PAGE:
Now, as I walk the streets during the day, with a smile on my face, I salute my neighbors, help my fellow classmates with their college applications, or even job interviews. I do my duty as a citizen, just like my JROTC commander taught me when I was in school. I wanted to serve the country, I took my ASVAB, scored an 81. The country wanted me, I felt content, until the meeting day came. From the Army to the Air Force came to my apartment and after 15 minutes of talking, they left with a disappointed face. That didn't stop me however. Now I sit at home every night, because I can't go with you to the club, to the movies, or even out of state to discover new places because I still don't have an ID, despite the fact that you and I are the same age. Slowly my life seems to be coming to and end. I'm losing hope. My diploma is on my wall, and so are my graduation gowns. Life is hard, I have no money, can't get a job, despite that I graduated with honors and a 3.8 GPA and three languages, and can't find shelter, food, or services for tomorrow. The streets don't welcome me either. I can't afford to homeless, or else I will be in risk to get deported if I am caught by police for sleeping under a bridge, or on a bench. There is little I can do, but I do it. I keep my head up most of day, but at night while you sleep on your bed, I cry and pray to God in the park that something will change because I don't know how much longer I can take.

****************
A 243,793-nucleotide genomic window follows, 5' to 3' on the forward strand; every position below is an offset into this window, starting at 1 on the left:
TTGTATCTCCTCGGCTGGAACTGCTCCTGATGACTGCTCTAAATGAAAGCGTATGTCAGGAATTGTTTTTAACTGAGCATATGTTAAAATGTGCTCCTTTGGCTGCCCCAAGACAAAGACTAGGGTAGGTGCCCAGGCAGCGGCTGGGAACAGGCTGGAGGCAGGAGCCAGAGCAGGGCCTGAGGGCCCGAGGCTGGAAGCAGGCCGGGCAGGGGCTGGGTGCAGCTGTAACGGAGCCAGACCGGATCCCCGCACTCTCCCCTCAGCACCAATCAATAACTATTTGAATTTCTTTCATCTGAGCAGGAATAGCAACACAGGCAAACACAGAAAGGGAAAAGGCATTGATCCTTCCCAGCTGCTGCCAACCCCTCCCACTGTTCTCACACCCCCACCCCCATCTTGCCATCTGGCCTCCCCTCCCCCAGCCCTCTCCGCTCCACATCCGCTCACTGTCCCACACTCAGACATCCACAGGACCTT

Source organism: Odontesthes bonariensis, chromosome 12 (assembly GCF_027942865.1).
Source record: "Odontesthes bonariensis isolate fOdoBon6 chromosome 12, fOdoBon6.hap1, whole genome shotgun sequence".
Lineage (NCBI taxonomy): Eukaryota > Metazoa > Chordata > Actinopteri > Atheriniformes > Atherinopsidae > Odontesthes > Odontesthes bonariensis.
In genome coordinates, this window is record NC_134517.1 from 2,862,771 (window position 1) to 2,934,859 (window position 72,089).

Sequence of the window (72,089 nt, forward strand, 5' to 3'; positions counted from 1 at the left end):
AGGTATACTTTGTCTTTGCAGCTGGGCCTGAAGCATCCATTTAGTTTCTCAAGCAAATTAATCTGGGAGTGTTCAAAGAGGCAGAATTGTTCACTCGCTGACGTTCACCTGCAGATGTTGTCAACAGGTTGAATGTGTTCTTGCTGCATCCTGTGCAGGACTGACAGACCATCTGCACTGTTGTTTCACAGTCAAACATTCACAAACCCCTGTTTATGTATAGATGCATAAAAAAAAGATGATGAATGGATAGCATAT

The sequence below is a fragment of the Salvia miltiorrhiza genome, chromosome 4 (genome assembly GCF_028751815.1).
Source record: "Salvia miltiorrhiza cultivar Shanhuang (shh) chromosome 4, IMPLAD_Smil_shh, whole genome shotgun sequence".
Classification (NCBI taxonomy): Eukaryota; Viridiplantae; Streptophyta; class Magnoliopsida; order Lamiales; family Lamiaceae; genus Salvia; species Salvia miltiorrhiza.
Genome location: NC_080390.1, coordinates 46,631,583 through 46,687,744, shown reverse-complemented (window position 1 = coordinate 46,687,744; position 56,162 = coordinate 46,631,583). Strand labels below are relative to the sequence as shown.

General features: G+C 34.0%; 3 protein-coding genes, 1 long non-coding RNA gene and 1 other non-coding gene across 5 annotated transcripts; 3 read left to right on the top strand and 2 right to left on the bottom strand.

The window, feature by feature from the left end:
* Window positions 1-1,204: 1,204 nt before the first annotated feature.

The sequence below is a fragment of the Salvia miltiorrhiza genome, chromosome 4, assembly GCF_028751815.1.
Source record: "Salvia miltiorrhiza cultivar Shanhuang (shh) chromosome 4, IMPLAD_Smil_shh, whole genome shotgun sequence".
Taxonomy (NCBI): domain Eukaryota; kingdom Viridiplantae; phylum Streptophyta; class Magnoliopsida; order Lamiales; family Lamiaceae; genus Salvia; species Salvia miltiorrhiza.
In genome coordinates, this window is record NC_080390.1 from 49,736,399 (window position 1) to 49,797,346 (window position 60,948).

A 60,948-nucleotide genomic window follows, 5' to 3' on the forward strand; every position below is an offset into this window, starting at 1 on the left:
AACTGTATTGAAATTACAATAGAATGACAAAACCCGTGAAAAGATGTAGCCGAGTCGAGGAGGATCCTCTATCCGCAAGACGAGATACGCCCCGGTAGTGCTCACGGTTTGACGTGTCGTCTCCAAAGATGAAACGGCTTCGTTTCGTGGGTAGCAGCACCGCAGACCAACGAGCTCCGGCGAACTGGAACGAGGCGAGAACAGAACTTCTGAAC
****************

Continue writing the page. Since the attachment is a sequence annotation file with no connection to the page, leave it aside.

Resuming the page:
I have always been a proud person, and I will not take your money (not like if I can for I can't receive government help anyways). All I ever wanted was to have the same chance you were given. We were always equal, now I'm less, while the only thing that changed was our age. I had dreams, I had hopes, I had visions, just like you, like everyone else, and I'm really glad to hear that you made great things with your life, but sadly your opinion towards immigrants changed because there are people out there ruining the name of immigrants.